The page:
In order to solve the above problems, a circuit as shown in FIG. 10 has been developed and practically used. In the circuit, the integrator 200 follows a current-voltage converter 300 including an operational amplifier 301 and a negative feedback a resistor 302. The circuit converts an input current (sensor current) based on a minute quantity of charge discharged from the sensor 100, into a voltage by the current-voltage converter 300. In the circuit thus constructed, the current-voltage converter 300 has theoretically a low output impedance. If a value of a resistor 400 inserted between the current-voltage converter 300 and the integrator 200 is properly varied, the current many times as large as the current from the sensor 100 may be fed to the succeeding integrator 200. As a consequence, the leak charge from the logic of the analog switch 202 can be reduced relatively.
The preceding current-voltage converter 300 uses the resistor 302 for the negative feedback. If a capacitive element, such as the sensor 100 containing a sensor output capacitor 101, is directly coupled with the current-voltage converter 300, the phase of the voltage fed back delays, so that the current-voltage converter will oscillate. To suppress the oscillation, a resistor 500 must be inserted between the sensor 100 and the current-voltage converter 300. Accordingly, a read speed of the circuit is limited by a CR low-pass filter consisting of the sensor output capacitor 101 and the resistor 500.
The response speed of the current-voltage converter 300, when operating at a high speed, is determined by the through-rate of the operational amplifier 301. The output voltage of the amplifier 301 fails to follow the input current (sensor current).
A problem exists, which is common in both the circuits of FIGS. 9 and 10. The problem arises from the fact that the on/off speed of the analog switch 201 is slow, that is, several tens to several hundreds nsec. The slow switching speed consumes excessive time in a high speed operation, and possibly introduces an error.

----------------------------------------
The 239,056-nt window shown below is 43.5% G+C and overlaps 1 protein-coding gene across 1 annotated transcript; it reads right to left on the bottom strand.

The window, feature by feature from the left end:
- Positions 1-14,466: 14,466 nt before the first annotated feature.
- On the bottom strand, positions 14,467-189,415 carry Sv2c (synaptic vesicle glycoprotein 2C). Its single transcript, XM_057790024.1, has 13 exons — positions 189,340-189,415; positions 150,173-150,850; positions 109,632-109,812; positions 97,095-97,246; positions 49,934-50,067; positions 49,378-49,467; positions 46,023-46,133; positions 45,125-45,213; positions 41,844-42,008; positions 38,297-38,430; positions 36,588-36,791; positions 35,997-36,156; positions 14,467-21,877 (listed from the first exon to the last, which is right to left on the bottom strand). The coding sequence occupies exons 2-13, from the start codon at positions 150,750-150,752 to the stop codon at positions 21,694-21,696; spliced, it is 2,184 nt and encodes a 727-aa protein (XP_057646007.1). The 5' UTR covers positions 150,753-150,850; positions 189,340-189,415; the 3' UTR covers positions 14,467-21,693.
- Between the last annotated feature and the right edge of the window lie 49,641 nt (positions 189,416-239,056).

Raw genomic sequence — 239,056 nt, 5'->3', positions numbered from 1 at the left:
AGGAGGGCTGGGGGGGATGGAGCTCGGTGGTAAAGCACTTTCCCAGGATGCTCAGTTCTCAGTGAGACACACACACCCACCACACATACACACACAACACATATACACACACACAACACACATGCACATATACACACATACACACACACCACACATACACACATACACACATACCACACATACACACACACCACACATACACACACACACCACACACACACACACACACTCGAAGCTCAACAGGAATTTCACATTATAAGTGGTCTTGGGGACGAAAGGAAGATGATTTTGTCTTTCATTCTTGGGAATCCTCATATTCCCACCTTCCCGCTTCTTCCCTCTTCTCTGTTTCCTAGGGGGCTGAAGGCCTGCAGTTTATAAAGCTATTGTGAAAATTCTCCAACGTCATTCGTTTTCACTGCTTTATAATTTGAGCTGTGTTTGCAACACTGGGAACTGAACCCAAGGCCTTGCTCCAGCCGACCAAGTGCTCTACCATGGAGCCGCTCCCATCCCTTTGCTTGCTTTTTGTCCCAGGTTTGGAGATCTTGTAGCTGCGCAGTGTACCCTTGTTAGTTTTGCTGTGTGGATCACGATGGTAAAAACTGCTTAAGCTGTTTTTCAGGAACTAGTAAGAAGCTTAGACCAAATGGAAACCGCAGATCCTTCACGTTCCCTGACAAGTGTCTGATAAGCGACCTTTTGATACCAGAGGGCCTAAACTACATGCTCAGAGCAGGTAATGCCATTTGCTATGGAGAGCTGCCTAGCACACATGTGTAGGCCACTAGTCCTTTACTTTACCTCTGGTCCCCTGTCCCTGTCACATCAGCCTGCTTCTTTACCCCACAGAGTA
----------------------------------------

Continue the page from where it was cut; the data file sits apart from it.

The present invention has been made in view of the above circumstances and has an object to provide an integrator which can detect a minute current in a high speed image-read operation.
In order to accomplish the above object, an integrator according to the present invention comprises: a first circuit including an integrating capacitor and a feedback resistor, both being connected in parallel to each other in a negative feedback loop of the first circuit; and a second circuit, connected to an output side of the first circuit, for compensating for a leak by the feedback resistor.
The first circuit operates as an integrator in high frequencies, and as a current-voltage converter in low frequencies. Further, the second circuit compensates for the leak by the feedback resistor, thereby to produce a value indicative of the result of integrating an input current.
FIG. 1 is an equivalent circuit diagram showing an integrator according to an embodiment of the invention;
FIG. 2 is an equivalent circuit diagram showing each constant current source used in the circuit of FIG. 1;
FIG. 3 is a more specific equivalent circuit diagram of the constant current source of FIG. 2;
FIG. 4 is a simple equivalent circuit diagram showing the integrator of FIG. 1;
FIG. 5 is an equivalent circuit diagram showing an image read device using the integrator;
FIGS. 6 and 7 are equivalent circuit diagrams showing other examples of the first circuit of FIG. 1;